Paradiso is the third and final part of The Divine Comedy, Dante's epic poem describing man's progress from hell to salvation. In it, the author progresses through nine concentric spheres of heaven. Corresponding with medieval astronomy, the Moon, Mercury, Venus, the Sun, Mars, Jupiter and Saturn deal with the four cardinal virtues Prudence, Fortitude, Justice and Temperance. The remaining two spheres are the fixed stars and the Primum Mobile, containing the purely virtuous and the angels, followed by the Empyrean, or God itself, continuing the 9+1 theme that runs throughout the Divine Comedy. The Paradiso is more theological in nature than the Inferno and the Purgatorio, features...read more

  • Dante Alighieri

    The Divine Comedy (Italian: Divina Commedia) is a long Italian narrative poem by Dante Alighieri, begun c. 1308 and completed in 1320, a year before his death in 1321. It is widely considered to be the pre-eminent work in Italian literature and one of the greatest works of world literature. The poem's imaginative vision of the afterlife is representative of the medieval world-view as it had developed in the Western Church by the 14th century. It helped establish the Tuscan language, in which it is written, as the standardized Italian language. It is divided into three parts: Inferno, Purgatorio, and Paradiso. The narrative takes as its literal subject the state of souls after death and...read more

  • Dante Alighieri

    'Inferno' tells the story 'of those who have rejected spiritual values', of those who are lost and are unable to find the right way to salvation. It describes each sin and the corresponding punishment. It differentiates between Purgatory and Hell by presenting people begging for forgiveness and others willing to justify their sins. 'Inferno' represents the Christian soul who gets to see what it really is to commit a sin and what is to be expected in the afterlife. 'Inferno' is the first part of Dante Alighieri's medieval poem 'The Divine Comedy' which was written in the period 1308-1320. It depicts the nine circles of Hell and Dante's journey through them. - Dante Alighieri was an...read more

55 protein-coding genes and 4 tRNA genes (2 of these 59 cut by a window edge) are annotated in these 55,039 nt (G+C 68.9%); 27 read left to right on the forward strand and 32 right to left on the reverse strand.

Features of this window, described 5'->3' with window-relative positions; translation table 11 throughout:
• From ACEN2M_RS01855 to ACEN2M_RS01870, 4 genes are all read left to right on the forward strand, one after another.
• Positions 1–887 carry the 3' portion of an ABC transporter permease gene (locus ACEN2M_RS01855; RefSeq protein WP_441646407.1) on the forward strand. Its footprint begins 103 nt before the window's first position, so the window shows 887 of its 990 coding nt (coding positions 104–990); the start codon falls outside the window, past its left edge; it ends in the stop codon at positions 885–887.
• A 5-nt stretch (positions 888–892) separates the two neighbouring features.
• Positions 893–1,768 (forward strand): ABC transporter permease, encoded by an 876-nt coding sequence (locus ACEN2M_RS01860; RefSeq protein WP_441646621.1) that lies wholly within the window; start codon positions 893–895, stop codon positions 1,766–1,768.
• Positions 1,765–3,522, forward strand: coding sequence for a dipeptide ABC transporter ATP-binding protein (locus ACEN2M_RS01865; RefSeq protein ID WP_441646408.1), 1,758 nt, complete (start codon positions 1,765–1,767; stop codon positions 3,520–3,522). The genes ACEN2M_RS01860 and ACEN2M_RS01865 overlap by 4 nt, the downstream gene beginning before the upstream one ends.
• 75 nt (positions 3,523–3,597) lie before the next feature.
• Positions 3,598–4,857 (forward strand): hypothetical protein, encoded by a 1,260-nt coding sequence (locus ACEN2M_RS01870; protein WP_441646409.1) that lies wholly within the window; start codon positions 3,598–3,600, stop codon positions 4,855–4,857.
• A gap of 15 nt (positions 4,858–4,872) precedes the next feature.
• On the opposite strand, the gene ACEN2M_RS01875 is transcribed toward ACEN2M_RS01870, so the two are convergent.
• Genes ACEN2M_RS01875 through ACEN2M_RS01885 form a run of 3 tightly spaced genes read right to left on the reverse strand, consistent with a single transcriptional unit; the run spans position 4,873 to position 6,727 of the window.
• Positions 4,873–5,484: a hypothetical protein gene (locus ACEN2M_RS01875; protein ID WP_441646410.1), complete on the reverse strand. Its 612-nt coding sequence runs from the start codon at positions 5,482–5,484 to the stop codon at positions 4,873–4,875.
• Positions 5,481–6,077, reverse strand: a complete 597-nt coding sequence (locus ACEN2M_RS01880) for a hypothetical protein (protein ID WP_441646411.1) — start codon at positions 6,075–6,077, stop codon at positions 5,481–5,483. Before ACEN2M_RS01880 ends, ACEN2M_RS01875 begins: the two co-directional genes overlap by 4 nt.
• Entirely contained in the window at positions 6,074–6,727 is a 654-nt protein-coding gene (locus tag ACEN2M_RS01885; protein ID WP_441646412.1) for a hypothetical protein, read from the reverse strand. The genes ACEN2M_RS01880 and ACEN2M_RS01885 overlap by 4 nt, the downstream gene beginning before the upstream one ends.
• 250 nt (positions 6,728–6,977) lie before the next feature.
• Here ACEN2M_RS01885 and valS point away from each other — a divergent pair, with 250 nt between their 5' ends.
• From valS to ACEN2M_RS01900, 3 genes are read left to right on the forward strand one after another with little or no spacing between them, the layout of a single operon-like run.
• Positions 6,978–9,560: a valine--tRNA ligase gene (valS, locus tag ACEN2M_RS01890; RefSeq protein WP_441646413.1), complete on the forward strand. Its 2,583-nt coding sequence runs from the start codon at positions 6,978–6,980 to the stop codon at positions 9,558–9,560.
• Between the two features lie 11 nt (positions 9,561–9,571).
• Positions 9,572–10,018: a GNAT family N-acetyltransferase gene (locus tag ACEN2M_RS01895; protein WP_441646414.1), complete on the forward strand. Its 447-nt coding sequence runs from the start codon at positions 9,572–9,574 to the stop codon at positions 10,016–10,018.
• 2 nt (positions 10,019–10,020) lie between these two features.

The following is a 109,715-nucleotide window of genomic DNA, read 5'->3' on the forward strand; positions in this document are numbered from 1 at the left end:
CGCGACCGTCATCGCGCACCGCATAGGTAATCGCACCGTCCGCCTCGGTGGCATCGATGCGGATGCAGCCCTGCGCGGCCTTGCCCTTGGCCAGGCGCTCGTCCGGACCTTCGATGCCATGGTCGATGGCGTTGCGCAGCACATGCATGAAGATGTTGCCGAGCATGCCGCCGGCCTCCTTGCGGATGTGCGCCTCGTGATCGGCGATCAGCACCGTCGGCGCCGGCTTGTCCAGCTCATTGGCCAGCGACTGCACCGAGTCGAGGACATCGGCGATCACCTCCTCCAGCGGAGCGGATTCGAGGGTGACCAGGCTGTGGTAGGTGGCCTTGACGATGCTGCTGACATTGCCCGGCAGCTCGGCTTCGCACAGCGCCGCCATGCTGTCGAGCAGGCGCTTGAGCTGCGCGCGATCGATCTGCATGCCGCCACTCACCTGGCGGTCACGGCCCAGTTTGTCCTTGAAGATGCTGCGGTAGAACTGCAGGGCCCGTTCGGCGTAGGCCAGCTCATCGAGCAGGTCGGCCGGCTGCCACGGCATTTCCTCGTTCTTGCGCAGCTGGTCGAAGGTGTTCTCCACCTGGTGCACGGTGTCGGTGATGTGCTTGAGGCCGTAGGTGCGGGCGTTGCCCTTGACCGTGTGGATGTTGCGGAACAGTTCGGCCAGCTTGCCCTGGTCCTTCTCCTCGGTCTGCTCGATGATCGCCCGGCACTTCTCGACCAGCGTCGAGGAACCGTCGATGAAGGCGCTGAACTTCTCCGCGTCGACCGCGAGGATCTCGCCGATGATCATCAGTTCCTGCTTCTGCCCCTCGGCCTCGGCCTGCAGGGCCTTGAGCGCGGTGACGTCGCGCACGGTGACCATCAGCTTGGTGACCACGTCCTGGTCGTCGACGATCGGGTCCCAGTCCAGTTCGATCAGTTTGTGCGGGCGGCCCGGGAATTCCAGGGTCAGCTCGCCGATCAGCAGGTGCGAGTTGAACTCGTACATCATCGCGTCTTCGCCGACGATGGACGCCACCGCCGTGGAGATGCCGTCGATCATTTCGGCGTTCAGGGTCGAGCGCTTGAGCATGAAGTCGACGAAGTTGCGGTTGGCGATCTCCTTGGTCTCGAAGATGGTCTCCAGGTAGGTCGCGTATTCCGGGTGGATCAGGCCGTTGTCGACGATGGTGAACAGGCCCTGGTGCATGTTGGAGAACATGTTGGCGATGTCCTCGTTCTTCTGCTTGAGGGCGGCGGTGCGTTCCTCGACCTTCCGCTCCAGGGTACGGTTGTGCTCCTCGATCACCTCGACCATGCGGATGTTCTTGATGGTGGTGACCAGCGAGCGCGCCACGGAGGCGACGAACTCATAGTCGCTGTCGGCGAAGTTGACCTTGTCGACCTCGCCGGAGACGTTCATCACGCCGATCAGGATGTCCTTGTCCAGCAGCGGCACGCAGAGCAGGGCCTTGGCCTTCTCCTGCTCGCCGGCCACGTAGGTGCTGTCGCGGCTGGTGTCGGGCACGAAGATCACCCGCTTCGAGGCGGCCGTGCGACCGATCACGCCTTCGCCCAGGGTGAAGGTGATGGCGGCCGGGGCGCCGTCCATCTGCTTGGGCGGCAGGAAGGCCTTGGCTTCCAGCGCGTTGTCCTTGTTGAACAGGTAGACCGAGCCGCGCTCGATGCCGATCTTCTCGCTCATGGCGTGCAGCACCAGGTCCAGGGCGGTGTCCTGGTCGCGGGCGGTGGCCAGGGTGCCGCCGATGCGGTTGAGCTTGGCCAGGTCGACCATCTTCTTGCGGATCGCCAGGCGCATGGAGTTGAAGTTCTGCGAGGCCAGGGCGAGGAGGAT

• Dante Alighieri

    'Purgatorio' is the second part of Alighieri's poem 'The Divine Comedy'. The story of Dante travelling through the nine circles of Hell in 'Inferno' continues as he survives the depths of hell and climbs the mountain Purgatory. The mountain has seven terraces which represent the seven deadly sins and the seven levels of suffering which lead to spiritual growth. The story depicts love as the initial reason for the arising of sins. On top of the mountain is the Earthly Paradise. If the soul is however going to reach it, depends on the choices one makes. - Dante Alighieri was an Italian poet, philosopher, language and political theorist, born in Florence in 1265. He is one of the best known...read more

  • Dante Alighieri

    Dante Alighieri's journey continues in the third part of 'The Divine Comedy'. Opposite to the main subject in the previous two parts, 'Paradiso' depicts virtues and not sins as it represents the soul's ascent to God. Dante's journey goes through the nine spheres of Heaven, associated with nine different virtues such as Justice, Faith, Love. Which is the last stage of Dante's journey and what will it bring to his soul? - Dante Alighieri was an Italian poet, philosopher, language and political theorist, born in Florence in 1265. He is one of the best known poets of the Middle Ages and his masterpiece 'The Divine Comedy' is considered to be a representative of the medieval world-view. 'The...read more